Magix is a pretty dated software. While the duo could switch to something of a more “professional” grade, Magix is doing the trick for now and there’s no reason to abandon it. Their sequences are sprawling, soundbites upon soundbites strung together into songs. Fareed sent us an example.
It’s amazing what two musicians are capable of when they put their collective lack of a head together. Fareed and Conner began their musical excursions together as a post rock band called Night Owl Cafe Killers in sleepy Allentown, PA. Though that project is over and done, the locale that spawned them remains relevant.
“I feel like Allentown has a lot to do with our sound. It has sort of a Twin Peaks vibe to it. It’s a small town, and we have a lot of friends there, and we just know the kind of drama that goes on there. It’s kind of a suburban wasteland, but at the same time there are also really beautiful parts. There’s a dark imagery to it that I have in my head.”
Coming up in Allentown, Indian-American Fareed didn’t have much contact with the Desi community. Like many first generation South Asian-American kids, he fell into a musical community regardless of his heritage. Though they now run with Das Racist, who liberally reference Indian culture, including it in his music is not a priority for Fareed.
“[Das Racist’s Himanshu Suri] is more into the culture than I am, so it makes more sense for him to incorporate it into his music. But for me, Headless Horseman is the love of my life, and I’m putting everything I am into it, but I don’t feel like it’s reflective of my skin color. It’s reflective of my upbringing and my relationship with my family and my religion, but I don’t think it’s necessarily reflective of being South Asian. In opposition to making political music, or music that is a commentary on culture, we are more interested in creating something that is a world of its own. That’s why the music is so dense, and why we take so much pride in creating every blip and bleep, and why our process of creating is so vexing. This is how I deal with my confusion of being a South Asian in America. If we are able to create this dense music that is our lives, by that we live and breathe it, and that it orders our daily lives, then we are able to conjure a new spirit. For now this new spirit is satiating, it brings me peace. Though perhaps someday it will lead me back home, where I can also embrace a more traditional spirituality… I think that would be most beautiful.”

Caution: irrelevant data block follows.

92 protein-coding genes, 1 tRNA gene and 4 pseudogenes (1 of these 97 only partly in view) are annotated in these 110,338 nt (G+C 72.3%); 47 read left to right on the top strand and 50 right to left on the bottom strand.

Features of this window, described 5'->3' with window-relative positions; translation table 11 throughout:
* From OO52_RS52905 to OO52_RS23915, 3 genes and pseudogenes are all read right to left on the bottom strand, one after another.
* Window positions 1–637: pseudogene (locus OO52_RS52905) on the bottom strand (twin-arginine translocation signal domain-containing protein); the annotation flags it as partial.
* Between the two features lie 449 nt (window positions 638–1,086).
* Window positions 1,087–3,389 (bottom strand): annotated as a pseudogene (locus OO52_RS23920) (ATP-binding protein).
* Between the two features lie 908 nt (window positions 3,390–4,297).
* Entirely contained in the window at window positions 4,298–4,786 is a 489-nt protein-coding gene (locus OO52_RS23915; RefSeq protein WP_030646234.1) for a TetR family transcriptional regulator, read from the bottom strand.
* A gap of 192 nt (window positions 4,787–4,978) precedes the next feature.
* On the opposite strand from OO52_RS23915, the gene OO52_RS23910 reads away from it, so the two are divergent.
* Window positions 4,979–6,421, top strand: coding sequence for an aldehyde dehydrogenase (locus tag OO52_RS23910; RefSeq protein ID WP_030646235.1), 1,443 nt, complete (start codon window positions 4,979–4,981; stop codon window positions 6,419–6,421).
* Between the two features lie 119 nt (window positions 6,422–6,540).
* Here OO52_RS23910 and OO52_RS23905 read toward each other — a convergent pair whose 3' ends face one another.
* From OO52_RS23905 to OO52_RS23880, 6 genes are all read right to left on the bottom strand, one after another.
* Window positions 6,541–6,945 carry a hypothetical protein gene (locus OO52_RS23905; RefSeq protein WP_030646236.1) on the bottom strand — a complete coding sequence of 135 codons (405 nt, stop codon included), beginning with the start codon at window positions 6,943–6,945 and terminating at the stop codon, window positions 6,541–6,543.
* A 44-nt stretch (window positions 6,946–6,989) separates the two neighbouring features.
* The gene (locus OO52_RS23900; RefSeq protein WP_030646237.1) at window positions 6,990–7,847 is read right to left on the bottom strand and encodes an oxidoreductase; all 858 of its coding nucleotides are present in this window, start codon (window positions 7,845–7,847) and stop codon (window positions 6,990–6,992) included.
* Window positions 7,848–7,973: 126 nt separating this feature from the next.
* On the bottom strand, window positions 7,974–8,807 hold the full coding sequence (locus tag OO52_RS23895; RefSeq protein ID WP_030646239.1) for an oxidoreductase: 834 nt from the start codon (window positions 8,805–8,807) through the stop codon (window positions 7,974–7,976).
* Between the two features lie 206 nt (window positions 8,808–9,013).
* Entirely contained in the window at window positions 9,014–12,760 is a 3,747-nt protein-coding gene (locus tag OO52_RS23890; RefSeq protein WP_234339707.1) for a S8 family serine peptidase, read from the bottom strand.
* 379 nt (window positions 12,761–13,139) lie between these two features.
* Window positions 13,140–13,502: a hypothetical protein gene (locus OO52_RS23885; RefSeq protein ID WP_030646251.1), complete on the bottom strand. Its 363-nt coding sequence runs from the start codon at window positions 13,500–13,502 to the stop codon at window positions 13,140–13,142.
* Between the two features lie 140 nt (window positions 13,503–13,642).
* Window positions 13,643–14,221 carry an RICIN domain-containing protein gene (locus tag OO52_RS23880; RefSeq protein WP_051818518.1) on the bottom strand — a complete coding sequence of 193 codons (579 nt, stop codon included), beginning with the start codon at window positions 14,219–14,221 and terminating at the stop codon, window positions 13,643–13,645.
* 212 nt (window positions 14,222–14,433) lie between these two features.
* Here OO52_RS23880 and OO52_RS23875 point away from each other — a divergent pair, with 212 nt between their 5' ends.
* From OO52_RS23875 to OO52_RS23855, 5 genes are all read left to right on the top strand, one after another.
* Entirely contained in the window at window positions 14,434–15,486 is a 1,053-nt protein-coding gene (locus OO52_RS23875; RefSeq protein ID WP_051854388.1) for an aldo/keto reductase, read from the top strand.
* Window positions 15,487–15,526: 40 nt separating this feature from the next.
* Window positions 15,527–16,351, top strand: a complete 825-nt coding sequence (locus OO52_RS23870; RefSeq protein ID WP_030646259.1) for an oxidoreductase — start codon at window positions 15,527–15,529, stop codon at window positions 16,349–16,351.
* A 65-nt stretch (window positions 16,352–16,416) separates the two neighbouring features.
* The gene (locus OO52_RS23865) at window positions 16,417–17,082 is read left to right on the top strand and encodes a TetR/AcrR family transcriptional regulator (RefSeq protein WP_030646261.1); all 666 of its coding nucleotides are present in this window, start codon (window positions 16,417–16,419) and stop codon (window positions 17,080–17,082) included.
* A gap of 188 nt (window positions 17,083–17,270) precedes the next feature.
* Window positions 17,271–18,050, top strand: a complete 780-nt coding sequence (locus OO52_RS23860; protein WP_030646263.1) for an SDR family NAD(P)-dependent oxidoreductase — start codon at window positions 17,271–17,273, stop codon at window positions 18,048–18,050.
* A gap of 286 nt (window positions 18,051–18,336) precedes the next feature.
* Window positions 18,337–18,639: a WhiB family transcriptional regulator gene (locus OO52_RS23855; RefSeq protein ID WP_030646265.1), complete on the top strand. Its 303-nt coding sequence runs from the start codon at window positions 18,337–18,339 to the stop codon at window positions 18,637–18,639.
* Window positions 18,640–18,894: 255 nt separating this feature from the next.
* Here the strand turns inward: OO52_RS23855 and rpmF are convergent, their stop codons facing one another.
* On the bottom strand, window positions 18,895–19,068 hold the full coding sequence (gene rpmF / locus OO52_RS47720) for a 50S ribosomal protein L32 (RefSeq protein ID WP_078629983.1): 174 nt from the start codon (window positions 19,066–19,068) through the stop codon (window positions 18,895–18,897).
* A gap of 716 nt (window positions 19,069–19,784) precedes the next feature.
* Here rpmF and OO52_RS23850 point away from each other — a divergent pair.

Nevertheless, the prospect of having a Desi segment of their fan base is something Headless Horseman can get down with. In fact, they’re working on something that just might win over Desis’ with traditional taste.
“I have been listening to more Indian music. In fact, right now I’m working on a remix of an Indian song. It’s called “Choli Ke Peechay.” Have you heard of that one?”
Now based in Brooklyn, Headless Horseman is working on new music and should have something ready for release in early 2011. In the mean time, their roster of shows is starting to build. Catch them on Thursday, December 16th at Glasslands with Slow Animal and labelmates Keepaway. 5songs is available via their bandcamp page.
Check out “SH8KR” by Headless Horseman